Diakonia - People change the world
In the Misak community, the men think that they’re the ones who make the decisions. But they’re facing competition. The women are tired of doing the laundry and the cooking. They’re demanding to participate in the community. Cecilia Tombé Morales is one of the women leading the way. Photo: Åsa Maria Hermansson

Cecilia in Colombia is passionate about women’s leadership

Cecilia Tombé Morales in Colombia is a passionate change maker who is working courageously alongside others so that people living in poverty can gain power over their own lives.

4/15/2014 Publisher: Lena Hansson

Not just there to cook and do laundry

Cecilia and her fellow women are tired of men’s oppression, both in the family and in society. They are tired of thinking that as Misak women, they only exist to wash clothes, cook food and take care of the family.

“We Misak are indigenous people from Silvia in southwest Colombia. There are 26,000 of us. 13,500 are women. But the men have still been in charge in our community for hundreds of years. However, this is now in the process of changing.”

Shares wisdom with other women

Cecilia takes parts in the meetings that the organization Comunitar arranges. At these meetings, women share their experiences and learn from each other. They then take this knowledge home with them and pass it on to other women. Cecilia says that the work with Comunitar has been important in two ways.

“On a personal level, it has meant an awakening and being strengthened as a woman. We’ve also taken this experience with us to community level. We share it with the other women and get the men to notice that we also exist.”

Worked her way upwards and now makes her presence felt

Today Cecilia is one of seven political leaders of her community. She started off as a secretary. Gradually, she has created more of a platform for herself.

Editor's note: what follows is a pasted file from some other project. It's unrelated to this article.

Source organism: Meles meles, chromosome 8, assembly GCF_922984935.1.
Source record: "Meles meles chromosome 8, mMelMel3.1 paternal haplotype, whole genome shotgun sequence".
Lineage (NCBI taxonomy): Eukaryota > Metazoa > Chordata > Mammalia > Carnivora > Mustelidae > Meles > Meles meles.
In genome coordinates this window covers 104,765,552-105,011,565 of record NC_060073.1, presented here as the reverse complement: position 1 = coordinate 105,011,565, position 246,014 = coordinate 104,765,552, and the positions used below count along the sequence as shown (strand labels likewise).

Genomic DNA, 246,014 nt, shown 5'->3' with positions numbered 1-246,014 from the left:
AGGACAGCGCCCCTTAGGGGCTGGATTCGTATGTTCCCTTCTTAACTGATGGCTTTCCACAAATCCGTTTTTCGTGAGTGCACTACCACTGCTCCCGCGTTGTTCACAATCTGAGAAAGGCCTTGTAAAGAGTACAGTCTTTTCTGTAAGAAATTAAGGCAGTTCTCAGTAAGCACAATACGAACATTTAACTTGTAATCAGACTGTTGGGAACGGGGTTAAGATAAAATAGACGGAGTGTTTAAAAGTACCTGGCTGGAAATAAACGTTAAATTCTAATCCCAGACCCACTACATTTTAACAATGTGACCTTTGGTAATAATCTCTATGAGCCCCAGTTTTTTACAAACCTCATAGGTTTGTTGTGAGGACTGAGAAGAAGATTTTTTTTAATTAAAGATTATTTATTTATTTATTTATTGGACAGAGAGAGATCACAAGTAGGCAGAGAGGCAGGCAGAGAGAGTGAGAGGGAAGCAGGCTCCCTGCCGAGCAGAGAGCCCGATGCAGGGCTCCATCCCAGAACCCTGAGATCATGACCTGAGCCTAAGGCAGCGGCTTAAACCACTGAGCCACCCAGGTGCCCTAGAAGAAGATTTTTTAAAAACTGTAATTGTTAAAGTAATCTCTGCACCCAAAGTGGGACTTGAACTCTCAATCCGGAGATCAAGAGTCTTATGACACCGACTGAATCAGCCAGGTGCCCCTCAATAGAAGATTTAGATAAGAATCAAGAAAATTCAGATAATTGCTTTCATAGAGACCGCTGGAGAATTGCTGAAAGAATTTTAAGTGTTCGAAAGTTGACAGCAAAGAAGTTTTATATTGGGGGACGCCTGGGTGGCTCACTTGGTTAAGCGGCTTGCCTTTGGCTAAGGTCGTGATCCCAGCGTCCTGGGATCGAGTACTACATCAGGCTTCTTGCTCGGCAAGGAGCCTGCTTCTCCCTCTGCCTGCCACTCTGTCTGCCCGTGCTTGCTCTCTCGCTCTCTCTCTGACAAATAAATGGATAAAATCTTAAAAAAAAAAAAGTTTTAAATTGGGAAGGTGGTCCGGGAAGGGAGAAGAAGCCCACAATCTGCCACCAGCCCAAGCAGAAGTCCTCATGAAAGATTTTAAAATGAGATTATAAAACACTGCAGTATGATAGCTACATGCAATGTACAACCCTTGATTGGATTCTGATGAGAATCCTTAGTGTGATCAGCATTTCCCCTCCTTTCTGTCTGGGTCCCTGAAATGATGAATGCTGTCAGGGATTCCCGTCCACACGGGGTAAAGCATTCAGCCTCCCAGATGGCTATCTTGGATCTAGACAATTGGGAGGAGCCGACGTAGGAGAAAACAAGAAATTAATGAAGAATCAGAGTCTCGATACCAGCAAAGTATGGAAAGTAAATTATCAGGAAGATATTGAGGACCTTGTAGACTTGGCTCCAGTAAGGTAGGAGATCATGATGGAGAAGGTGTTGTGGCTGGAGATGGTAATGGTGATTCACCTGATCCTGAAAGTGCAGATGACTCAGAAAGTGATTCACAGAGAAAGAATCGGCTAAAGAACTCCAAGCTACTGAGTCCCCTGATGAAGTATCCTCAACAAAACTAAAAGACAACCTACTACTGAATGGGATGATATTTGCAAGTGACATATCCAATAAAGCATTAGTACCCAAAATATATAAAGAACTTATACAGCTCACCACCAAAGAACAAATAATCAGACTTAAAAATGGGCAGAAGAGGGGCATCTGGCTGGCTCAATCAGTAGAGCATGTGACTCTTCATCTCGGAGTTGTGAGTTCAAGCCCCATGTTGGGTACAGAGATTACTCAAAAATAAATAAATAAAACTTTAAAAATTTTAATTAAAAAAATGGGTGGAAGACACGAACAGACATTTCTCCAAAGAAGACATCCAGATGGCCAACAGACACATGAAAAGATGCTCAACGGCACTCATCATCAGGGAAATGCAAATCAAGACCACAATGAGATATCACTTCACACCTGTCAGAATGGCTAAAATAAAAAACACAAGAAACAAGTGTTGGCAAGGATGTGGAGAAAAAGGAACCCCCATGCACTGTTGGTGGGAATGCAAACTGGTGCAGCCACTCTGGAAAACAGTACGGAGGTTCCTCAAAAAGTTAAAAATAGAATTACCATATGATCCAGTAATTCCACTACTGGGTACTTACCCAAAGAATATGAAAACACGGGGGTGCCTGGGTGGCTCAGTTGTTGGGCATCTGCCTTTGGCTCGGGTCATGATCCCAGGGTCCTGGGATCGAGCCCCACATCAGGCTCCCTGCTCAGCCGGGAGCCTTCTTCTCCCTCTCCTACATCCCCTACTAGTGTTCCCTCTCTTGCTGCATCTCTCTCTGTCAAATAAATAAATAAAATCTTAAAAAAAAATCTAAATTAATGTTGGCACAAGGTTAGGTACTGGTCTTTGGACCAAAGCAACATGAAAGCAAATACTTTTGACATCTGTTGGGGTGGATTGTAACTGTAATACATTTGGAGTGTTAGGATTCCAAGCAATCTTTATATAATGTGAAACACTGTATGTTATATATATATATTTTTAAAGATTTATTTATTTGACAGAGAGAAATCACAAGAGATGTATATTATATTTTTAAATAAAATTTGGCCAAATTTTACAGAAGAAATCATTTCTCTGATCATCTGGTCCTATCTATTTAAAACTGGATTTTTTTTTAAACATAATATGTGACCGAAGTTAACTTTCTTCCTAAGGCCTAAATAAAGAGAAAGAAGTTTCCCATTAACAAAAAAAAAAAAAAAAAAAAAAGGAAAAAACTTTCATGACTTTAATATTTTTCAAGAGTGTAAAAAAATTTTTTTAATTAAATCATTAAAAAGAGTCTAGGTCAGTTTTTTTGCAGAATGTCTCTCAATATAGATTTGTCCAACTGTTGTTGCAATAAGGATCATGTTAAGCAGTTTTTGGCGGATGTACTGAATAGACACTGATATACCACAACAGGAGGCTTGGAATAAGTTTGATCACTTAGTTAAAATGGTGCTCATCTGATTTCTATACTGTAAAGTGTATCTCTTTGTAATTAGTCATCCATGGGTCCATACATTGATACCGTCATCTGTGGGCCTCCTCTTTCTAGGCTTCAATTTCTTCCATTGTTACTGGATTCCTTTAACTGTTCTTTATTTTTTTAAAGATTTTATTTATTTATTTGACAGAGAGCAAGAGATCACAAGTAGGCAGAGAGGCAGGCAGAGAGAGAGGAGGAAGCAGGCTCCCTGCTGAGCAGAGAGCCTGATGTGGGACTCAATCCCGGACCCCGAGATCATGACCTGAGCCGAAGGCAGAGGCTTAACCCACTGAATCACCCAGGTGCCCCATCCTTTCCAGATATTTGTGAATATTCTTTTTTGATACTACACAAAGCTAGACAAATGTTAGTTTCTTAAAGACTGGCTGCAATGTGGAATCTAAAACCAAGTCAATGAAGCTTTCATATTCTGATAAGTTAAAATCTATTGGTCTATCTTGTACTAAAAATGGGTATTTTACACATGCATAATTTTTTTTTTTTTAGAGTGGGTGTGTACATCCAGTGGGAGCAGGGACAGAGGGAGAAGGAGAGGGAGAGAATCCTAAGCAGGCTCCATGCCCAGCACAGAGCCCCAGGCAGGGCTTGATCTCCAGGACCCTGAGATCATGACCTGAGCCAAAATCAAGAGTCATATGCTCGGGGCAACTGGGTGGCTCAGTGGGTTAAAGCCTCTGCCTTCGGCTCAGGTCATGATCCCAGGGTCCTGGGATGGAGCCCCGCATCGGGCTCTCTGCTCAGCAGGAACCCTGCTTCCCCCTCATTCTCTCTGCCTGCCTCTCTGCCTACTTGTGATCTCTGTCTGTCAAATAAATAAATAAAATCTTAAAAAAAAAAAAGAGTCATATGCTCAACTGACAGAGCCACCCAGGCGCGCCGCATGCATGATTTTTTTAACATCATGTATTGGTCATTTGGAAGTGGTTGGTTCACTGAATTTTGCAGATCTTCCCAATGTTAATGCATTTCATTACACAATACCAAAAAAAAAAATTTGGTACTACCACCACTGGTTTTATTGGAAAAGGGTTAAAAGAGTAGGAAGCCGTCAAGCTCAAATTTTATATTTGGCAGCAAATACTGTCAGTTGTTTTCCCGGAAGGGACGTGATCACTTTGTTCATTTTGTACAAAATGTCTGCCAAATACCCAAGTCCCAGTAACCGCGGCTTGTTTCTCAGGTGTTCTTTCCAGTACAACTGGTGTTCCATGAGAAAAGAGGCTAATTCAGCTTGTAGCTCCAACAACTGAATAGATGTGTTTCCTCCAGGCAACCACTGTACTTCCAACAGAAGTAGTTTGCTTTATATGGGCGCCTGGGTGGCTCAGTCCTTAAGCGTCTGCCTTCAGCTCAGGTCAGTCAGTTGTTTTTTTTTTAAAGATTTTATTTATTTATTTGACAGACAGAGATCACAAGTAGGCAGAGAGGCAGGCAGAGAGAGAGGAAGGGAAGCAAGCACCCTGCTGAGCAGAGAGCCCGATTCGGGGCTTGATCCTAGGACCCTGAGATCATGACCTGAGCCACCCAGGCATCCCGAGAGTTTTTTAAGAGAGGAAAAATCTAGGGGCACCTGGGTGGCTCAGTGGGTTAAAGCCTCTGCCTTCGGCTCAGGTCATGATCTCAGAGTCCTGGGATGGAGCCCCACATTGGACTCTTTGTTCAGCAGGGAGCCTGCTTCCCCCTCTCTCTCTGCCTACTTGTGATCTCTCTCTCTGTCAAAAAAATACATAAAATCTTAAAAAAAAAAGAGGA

“We now participate. Previously, we only had administrative positions in the community. There’s a pride and a strength in the fact that there are now several women leaders. It’s something new but extremely valuable. It means that women get to see that we can do things – that we’re capable of taking on major tasks.”

Refused to stop getting involved

At first, the men thought it was strange. Cecilia’s husband was upset and tried to get her to stop. In relation to the other men, he was ashamed. But he’s now proud of her and says that Colombia should actually have a woman president soon. Cecilia laughs and says that he was quite simply forced to accept it. Because she won’t be giving in any more.

Like a rag on the floor

But there’s a lot left to do. So far they’ve only reached a small portion of the 13,500 women. Many women remain in the home. The proportion of mental health issues among women is considerable.

“Women here suffer from various types of violence. Sexual, physical and mental. They haven’t had the opportunity to ask for help. And when justice is to be done in a conflict, the men come out on top. We haven’t been allowed to take part in politics in our community. You feel like a rag that’s been thrown on the floor and stayed there.”

Wants to balance the scale

Cecilia says that there are still many women who let themselves be repressed. Many eyes remain to be opened to the chance to change this.

“So our goal is to help those women and to strengthen ourselves as women. We don’t want to always be in charge. But we must create a balance. We’ve discovered that we need to create a balance. Balance the scale. The path is uneven. Men stand superior to women. But we must create a balance.